When Cynthia Howerter gave up law school to become a stay-at-home mom it was a detour that impacted her children’s lives. It also gave her the opportunity to pursue her writing.
Her new anthology, co-written with La-Tan Roland Murphy, could also impact your life. God’s Provision in Tough Times is filled with real life stories—encouragement from some of today’s top Christian writers—that illustrate God’s provision, even in difficult financial times.
What sparked your personal writing journey?
When I gave up my career to be a stay-at-home mom, I began writing short humorous stories to amuse myself. It wasn’t long before I shared the stories with close friends who encouraged me to continue writing. After my children left for college, I asked God what He wanted me to do next. I heard Him say, “Write. You have a story to tell.” Soon after, I began writing daily. My husband and a close friend who was familiar with my writing strongly encouraged me to attend a Christian writer’s conference which propelled me further into professional writing.
Has God ever provided an unexpected “detour” in your life that turned out to be positive?
I had planned to go to law school, but I felt the Lord telling me to walk away from my dream and be a stay-at-home mom. Rather than concentrate on a career, I focused on being the best mother I could be to our two children. A former teacher, I used those skills to work with our son and daughter. Although it was obvious to my husband and me that our son was very bright, he struggled to learn. I worked with him every day after school, teaching him how to study and how to deal with the frustration of not being able to learn easily.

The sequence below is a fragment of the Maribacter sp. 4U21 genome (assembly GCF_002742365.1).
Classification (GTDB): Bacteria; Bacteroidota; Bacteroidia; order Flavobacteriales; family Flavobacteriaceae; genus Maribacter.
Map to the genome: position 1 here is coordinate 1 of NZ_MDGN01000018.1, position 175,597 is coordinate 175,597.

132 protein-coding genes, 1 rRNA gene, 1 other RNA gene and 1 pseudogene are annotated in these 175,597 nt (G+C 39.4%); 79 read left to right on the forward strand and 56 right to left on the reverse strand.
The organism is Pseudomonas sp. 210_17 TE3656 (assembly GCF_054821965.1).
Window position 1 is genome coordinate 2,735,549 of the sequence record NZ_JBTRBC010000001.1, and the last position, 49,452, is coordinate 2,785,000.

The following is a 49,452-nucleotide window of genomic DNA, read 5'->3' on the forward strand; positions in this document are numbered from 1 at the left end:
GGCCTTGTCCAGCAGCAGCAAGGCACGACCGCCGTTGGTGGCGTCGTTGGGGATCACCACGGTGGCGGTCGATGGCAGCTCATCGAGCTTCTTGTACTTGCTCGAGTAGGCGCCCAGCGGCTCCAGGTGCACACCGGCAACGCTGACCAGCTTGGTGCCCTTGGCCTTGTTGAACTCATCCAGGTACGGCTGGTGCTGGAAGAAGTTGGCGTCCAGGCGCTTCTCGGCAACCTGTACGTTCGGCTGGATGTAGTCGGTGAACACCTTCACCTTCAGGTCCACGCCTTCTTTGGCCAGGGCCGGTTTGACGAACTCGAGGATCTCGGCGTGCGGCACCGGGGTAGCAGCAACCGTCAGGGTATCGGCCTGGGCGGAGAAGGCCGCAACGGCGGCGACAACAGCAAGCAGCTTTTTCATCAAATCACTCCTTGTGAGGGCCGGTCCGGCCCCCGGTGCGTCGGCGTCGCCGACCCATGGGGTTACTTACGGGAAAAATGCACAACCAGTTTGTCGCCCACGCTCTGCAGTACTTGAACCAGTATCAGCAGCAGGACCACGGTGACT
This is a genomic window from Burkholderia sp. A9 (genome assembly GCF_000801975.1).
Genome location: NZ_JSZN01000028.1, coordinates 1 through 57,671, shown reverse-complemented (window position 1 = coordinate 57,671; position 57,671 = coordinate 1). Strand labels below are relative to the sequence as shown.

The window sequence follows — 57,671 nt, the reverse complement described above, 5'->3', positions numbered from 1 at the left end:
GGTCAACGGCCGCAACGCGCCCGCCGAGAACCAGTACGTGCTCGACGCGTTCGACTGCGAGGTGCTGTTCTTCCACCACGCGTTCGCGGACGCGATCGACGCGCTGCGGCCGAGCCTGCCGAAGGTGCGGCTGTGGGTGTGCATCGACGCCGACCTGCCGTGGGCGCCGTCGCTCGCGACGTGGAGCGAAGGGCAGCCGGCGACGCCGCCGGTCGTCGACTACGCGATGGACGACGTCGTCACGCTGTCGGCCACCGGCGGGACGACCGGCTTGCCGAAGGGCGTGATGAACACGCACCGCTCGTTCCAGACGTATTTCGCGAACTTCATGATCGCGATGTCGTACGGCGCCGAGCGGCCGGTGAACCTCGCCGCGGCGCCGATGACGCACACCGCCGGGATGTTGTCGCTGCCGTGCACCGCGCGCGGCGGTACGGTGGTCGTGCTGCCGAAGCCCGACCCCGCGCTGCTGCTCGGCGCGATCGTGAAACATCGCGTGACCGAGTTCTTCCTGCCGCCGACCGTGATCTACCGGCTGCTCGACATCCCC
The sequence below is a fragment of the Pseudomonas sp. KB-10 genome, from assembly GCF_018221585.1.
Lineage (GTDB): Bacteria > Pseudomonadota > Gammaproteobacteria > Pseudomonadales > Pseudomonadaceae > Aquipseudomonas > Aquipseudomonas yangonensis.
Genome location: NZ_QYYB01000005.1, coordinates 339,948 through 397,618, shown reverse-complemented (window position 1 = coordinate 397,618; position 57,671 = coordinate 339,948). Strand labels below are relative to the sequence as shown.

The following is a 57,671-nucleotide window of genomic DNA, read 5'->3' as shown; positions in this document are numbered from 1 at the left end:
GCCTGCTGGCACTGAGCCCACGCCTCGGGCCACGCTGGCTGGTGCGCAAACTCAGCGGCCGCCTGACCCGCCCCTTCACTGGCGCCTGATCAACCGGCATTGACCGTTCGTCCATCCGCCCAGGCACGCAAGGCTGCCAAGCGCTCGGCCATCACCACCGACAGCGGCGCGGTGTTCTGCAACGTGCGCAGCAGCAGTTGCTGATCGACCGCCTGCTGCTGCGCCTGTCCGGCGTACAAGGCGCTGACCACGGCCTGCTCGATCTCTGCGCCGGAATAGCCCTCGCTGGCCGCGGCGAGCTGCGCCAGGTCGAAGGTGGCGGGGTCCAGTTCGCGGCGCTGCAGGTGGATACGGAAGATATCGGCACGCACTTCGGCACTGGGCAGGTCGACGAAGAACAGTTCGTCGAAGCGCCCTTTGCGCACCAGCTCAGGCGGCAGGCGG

Numerous professionals evaluated our son and told us that he had a low IQ and would be lucky to graduate from high school. Because of my training as a teacher, I knew the professionals were wrong and we ignored their opinions, listening instead to that small still voice. My husband and I encouraged both of our children to set goals and pursue them while we worked with them to achieve their ambitions. The boy who would be “lucky” to graduate from high school was eventually correctly diagnosed with Attention Deficit Disorder and recently became a medical doctor. Our daughter practices orthopedic medicine. Had I not obeyed the Lord and given up a law career, neither of our children, especially our son, would have achieved their level of success.
How does your faith play into your writing?
My faith is my life, and I find that I cannot write without drawing on it in some manner. Sometimes I write about my faith and other times, it’s my faith that dictates the type of writing I do. When I use faith in my writing, I try to keep it subtle as most people don’t like religion pushed at them, and my goal is to attract people to God—not push them away from Him.
The book is an anthology containing twenty-five true stories about the ways in which God provided for each writer during their personal unemployment and financial hardship experiences. All of the stories are candidly written by La-Tan Roland Murphy, our fifteen contributing writers, and myself. Our darkest times are fully exposed so that we can show the incredible power of God’s provision in our lives when all looked lost.
One of the biggest surprises for me was learning that readers who have never experienced unemployment found that their faith was strengthened as they realized that if God could get someone else through horrendous situations, He can do it for them. The book we thought would only appeal to unemployed or underemployed people turned out to deeply touch a broad audience. Our contributing writers are: Dan Walsh, James L. Rubart, Eva Marie Everson, Deborah Raney, Ramona Richards, Cecil Stokes, Torry Martin, Roger E. Bruner, Carrie Fancett Pagels, Alycia W. Morales, Beth K. Fortune, Tamara D. Fickas, Dee Dee Parker, Felicia Bowen Bridges, and Eddie Jones.
How did you and La-Tan meet, and what was the catalyst for the book idea?